The visit of United States Secretary of State Hillary Clinton to South Africa, praising the country for its efforts in the fight against HIV and offering loans to fund renewable energy projects, was overshadowed by dire news on business confidence, which has reached a twelve year low.
The Business Confidence Index (BCI) dropped four points to 90.9 in July after posting a recovery in June, the South African Chamber of Commerce and Industry (SACCI) said.
The low confidence was attributed to policy confusion in the lead up to the ANC leadership battle, with ideological stand-offs in the economic ministries leading to policy paralysis and senior ANC leaders seemingly distracted by the coming leadership election. Weak global and economic environments were also blamed. Business groups were concerned about the slowdown of global economic growth and lower growth forecasts for South Africa. The central bank cut its growth forecast for 2012 to 2.7 percent from 2.9 percent last month and the finance minister has said growth will likely come in below 2.7 percent.
“The latest move in the BCI indicates that business confidence remains highly fragile and unpredictable,” said the SACCI in a statement.
Business leaders have acknowledged the challenges of doing business in Africa, including concerns about political stability and fears of potential takeovers of private industries by the government. While South African leaders continue to promise businesses free access to their market, some politicians continue to raise the possibility of nationalisation of mines and other industries.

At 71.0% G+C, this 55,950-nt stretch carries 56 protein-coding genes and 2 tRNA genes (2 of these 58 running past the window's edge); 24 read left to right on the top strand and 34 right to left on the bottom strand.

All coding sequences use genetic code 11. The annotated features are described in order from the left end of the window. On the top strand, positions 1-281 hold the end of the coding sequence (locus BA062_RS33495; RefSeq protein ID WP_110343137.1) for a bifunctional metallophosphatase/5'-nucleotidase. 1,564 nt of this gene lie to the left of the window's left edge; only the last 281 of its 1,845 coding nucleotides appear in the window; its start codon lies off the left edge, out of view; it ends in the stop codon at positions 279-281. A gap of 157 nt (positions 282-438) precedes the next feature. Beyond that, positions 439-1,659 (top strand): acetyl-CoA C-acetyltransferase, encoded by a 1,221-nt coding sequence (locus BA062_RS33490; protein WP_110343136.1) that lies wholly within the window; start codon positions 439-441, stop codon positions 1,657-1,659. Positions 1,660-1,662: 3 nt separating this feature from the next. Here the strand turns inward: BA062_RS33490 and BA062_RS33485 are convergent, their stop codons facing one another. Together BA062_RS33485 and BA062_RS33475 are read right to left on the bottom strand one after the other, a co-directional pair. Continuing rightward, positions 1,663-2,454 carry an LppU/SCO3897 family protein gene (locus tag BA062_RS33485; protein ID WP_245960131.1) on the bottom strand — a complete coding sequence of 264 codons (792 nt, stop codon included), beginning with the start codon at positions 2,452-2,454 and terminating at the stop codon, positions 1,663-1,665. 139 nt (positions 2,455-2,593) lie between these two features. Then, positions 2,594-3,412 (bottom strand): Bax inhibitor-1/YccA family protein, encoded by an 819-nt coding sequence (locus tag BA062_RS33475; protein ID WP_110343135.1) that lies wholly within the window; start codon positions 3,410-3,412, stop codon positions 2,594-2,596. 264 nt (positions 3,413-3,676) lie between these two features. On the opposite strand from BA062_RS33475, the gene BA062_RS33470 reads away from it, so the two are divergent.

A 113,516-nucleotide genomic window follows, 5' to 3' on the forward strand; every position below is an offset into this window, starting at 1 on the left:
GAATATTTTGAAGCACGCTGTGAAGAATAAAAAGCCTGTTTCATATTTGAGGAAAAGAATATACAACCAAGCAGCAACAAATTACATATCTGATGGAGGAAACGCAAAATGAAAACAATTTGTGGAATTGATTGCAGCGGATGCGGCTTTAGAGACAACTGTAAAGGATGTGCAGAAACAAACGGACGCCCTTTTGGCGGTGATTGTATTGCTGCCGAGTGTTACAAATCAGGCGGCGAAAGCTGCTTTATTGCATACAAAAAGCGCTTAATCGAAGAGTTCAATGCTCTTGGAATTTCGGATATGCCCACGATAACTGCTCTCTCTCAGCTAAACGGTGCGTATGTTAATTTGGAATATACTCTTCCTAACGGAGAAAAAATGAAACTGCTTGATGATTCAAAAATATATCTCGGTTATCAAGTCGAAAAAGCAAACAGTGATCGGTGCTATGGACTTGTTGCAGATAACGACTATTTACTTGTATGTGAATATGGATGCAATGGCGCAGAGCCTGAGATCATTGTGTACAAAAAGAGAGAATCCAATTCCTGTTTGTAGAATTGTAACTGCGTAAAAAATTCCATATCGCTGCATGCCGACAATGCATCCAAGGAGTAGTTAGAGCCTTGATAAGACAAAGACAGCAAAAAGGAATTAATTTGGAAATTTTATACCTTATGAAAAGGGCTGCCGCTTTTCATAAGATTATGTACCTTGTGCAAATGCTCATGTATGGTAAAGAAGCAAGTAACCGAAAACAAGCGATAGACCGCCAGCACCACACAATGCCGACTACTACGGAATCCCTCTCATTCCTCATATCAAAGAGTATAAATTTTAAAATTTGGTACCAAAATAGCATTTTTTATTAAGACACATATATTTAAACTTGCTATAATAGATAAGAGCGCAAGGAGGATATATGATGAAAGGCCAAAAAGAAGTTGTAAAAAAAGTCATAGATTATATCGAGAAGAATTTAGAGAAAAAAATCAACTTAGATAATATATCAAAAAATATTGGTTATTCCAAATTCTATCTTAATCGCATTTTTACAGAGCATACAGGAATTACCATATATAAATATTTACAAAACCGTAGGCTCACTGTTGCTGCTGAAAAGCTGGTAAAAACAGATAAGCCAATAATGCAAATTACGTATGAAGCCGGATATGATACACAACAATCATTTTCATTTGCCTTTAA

The news could not have come at a worst time, with Clinton in the country for talks with ANC leaders. South Africa has the world’s highest rate of HIV infection, but Clinton said that efforts to stop the virus “have saved hundreds of thousands of lives”. In the capital of Pretoria, Clinton met with Foreign Minister Maite Nkoana-Mashabane and other senior officials in the second cabinet-level strategic dialogue between the two nations. She also participated in a summit of leading U.S. business executives and their South African counterparts with the aim of boosting trade between the two countries.
She also hailed the growing trade ties between the two countries. She noted that two-way trade had shot up 21 percent to almost $22 billion from 2010 to 2011. Nearly 98 percent of South Africa’s exports to the U.S. enter the country duty-free under the African Growth and Opportunity Act, which is set to expire in 2015. Nkoana-Mashabane urged the U.S. Congress to extend the act and Clinton said the administration would work with lawmakers on it.
The United States is also set to offer South Africa up to $2 billion in loans to fund renewable energy ventures involving American companies. This could signal a potential boon for both the electricity-hungry nation and U.S. business interests. The 18-year loans will be funded out of the U.S. Export-Import Bank, the government’s vehicle for promoting U.S. export sales by providing low-interest loans for services and goods produced by American industries.
South Africa has seen its growth slow in part because of an ongoing electricity crisis as public utility Eskom struggles to meet demand. Energy Minister Dipuo Peters said that investment in the country’s power generation remained vital if the country was to continue to grow.
“Without access to energy services, the poor will continue to be deprived of the most basic economic opportunities to improve their status of living,” Peters said.
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